Kombucha is a tea fermented with bacteria and yeasts and was consumed as early as 200 B.C. in China.
Drinking kombucha may reduce blood sugar levels in people with type-two diabetes

People with type-II diabetes who drank the fermented tea drink kombucha for four weeks had lower fasting blood glucose levels compared to when they consumed a similar-tasting placebo beverage, according to results from a clinical trial conducted by researchers at Georgetown University's School of Health, the University of Nebraska-Lincoln and MedStar Health. This finding, from a pilot 12-person feasibility trial, points to the potential for a dietary intervention that could help lower blood sugar levels in people with diabetes and also establishes the basis for a larger trial to confirm and expand upon these results.

This finding was reported in Frontiers in Nutrition on August 1, 2023.

Kombucha is a tea fermented with bacteria and yeasts and was consumed as early as 200 B.C. in China, but it did not become popular in the U.S. until the 1990s. Its popularity has been bolstered by anecdotal claims of improved immunity and energy and reductions in food cravings and inflammation, but proof of these benefits has been limited.

"Some laboratory and rodent studies of kombucha have shown promise and one small study in people without diabetes showed kombucha lowered blood sugar, but to our knowledge this is the first clinical trial examining effects of kombucha in people with diabetes," says study author Dan Merenstein, M.D., professor of Human Sciences in Georgetown's School of Health and professor of family medicine at Georgetown University School of Medicine. "A lot more research needs to be done but this is very promising."

Merenstein continued, "A strength of our trial was that we didn't tell people what to eat because we used a crossover design that limited the effects of any variability in a person's diet."

The crossover design had one group of people drinking about eight ounces of kombucha or placebo beverage daily for four weeks and then after a two-month period to 'wash out' the biological effects of the beverages, the kombucha and placebo were swapped between groups with another four weeks of drinking the beverages. Neither group was told which drink they were receiving at the time.

Kombucha appeared to lower average fasting blood glucose levels after four weeks from 164 to 116 milligrams per deciliter while the difference after four weeks with the placebo was not statistically significant. Guidelines from the American Diabetes Association recommended blood sugar levels before meals should be between 70 to 130 milligrams per deciliter.

The researchers also looked at the makeup of fermenting micro-organisms in kombucha to determine which ingredients might be the most active. They found that the beverage was mainly comprised of lactic acid bacteria, acetic acid bacteria, and a form of yeast called Dekkera, with each microbe present in about equal measure; the finding was confirmed with RNA gene sequencing.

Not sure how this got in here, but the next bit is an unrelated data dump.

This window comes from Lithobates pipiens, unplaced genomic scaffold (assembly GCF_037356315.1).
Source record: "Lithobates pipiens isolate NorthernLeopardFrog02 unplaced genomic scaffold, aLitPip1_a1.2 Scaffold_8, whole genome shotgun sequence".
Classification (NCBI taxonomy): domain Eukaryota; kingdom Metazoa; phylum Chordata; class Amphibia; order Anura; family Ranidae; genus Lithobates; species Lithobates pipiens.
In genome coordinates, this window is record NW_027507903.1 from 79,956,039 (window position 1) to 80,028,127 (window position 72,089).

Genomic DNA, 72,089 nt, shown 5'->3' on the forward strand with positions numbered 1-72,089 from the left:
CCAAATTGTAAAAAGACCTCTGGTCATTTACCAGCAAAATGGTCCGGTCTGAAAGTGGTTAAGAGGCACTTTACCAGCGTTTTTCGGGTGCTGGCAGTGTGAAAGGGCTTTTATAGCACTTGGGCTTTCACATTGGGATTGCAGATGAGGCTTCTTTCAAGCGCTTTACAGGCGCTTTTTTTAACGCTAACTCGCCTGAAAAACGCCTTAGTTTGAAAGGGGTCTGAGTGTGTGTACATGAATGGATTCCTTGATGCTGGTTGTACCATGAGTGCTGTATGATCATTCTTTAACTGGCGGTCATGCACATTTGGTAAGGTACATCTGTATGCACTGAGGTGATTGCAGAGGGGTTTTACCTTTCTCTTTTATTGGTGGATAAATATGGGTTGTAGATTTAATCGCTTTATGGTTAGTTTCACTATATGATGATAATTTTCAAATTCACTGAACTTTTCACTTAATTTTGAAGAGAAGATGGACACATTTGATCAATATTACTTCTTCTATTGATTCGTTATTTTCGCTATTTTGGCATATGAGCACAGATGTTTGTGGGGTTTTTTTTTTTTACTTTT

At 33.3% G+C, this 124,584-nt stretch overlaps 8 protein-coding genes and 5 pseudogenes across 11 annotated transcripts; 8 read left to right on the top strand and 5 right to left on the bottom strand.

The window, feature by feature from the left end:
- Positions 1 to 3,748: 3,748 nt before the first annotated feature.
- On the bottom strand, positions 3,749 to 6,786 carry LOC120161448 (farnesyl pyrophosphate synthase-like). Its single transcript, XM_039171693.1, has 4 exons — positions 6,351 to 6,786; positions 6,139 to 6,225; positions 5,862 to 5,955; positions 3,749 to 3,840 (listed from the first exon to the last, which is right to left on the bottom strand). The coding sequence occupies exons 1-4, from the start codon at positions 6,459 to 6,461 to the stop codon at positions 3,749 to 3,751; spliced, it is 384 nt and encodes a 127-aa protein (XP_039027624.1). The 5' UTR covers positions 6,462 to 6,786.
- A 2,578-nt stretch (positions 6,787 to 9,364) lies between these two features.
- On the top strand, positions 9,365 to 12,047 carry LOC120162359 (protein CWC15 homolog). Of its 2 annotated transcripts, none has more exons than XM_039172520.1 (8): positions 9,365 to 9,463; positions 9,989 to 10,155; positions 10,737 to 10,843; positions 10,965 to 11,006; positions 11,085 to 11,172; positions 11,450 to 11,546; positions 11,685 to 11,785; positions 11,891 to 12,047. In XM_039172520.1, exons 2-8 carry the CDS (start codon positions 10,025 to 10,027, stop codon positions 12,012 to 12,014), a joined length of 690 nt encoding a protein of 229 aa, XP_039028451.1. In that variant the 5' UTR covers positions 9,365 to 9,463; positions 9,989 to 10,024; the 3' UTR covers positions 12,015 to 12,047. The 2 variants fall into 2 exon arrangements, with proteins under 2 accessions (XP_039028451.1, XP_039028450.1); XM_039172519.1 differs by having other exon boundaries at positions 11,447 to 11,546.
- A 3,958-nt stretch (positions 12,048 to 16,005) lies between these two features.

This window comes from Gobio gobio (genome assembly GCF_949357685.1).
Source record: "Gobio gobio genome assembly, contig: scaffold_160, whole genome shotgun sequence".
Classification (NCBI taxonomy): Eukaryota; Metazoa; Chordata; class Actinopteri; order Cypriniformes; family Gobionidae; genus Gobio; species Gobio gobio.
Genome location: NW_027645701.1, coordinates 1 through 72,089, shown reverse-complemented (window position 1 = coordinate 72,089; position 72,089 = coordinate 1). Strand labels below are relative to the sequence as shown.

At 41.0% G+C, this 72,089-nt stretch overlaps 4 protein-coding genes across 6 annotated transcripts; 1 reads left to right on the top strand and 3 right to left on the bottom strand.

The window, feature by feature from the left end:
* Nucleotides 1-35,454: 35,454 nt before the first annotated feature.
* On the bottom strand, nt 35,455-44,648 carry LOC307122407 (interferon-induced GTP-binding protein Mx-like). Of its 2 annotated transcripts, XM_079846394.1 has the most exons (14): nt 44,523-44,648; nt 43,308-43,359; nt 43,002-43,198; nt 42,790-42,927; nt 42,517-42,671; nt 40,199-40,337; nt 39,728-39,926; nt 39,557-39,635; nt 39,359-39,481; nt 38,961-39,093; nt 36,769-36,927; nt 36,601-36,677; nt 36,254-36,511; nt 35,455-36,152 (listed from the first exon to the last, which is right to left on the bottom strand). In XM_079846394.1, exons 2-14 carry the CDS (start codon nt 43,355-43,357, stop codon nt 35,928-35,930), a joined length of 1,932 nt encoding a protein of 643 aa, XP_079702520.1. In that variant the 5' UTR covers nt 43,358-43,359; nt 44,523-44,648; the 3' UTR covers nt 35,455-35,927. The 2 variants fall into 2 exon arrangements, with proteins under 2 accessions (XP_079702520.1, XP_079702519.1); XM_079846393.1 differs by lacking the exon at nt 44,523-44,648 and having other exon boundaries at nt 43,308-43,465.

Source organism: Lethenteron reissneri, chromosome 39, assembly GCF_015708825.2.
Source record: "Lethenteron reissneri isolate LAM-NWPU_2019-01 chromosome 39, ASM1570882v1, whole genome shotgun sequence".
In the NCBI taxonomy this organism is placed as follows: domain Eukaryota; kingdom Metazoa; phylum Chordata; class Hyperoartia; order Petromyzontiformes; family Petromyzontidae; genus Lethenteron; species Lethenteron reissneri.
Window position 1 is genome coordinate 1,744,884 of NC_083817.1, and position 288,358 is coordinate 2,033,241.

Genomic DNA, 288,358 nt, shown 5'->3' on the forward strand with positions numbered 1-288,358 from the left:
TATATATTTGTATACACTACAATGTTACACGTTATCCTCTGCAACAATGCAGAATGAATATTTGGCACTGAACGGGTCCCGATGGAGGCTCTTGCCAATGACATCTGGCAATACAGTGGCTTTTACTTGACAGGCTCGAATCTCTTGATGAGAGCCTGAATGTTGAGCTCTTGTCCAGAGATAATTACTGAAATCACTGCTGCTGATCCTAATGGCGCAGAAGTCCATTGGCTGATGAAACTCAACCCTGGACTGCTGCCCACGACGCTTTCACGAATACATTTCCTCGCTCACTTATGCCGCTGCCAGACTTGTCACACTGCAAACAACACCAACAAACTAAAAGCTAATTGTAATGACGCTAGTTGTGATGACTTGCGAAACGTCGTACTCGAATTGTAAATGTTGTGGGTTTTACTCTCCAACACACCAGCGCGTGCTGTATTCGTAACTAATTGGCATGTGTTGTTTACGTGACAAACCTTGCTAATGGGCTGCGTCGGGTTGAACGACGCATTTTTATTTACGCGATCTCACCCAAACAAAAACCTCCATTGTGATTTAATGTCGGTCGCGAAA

The kombucha used in this study was produced by Craft Kombucha, a commercial manufacturer in the Washington, DC, area. It has been re-branded as Brindle Boxer Kombucha.

"Different studies of different brands of kombucha by different manufacturers reveal slightly different microbial mixtures and abundances," says Robert Hutkins, Ph.D., University of Nebraska-Lincoln and the study's senior author. "However, the major bacteria and yeasts are highly reproducible and likely to be functionally similar between brands and batches, which was reassuring for our trial."

"An estimated 96 million Americans have pre-diabetes -- and diabetes itself is the eighth leading cause of death in the U.S. as well as being a major risk factor for heart disease, stroke and kidney failure," says Chagai Mendelson, M.D., lead author who was working in Merenstein's lab at Georgetown while completing his residency at MedStar Health. "We were able to provide preliminary evidence that a common drink could have an effect on diabetes. We hope that a much larger trial, using the lessons we learned in this trial, could be undertaken to give a more definitive answer to the effectiveness of kombucha in reducing blood glucose levels, and hence prevent or help treat type-II diabetes."

Additional study authors at Georgetown University are Sabrina Sparkes, a student in the School of Health, Varun Sharma and Sameer Desale. In addition to Hutkins, Chloe Christensen, Jennifer M. Auchtung, Car Reen Kok and Heather E. Hallen-Adams are at the University of Nebraska-Lincoln.

Source: sciencedaily.com

COMMENT

A Anne Hidachi

One of the best drinks... very useful for our health. Especially since there are no healthy foods these days.

6 months ago

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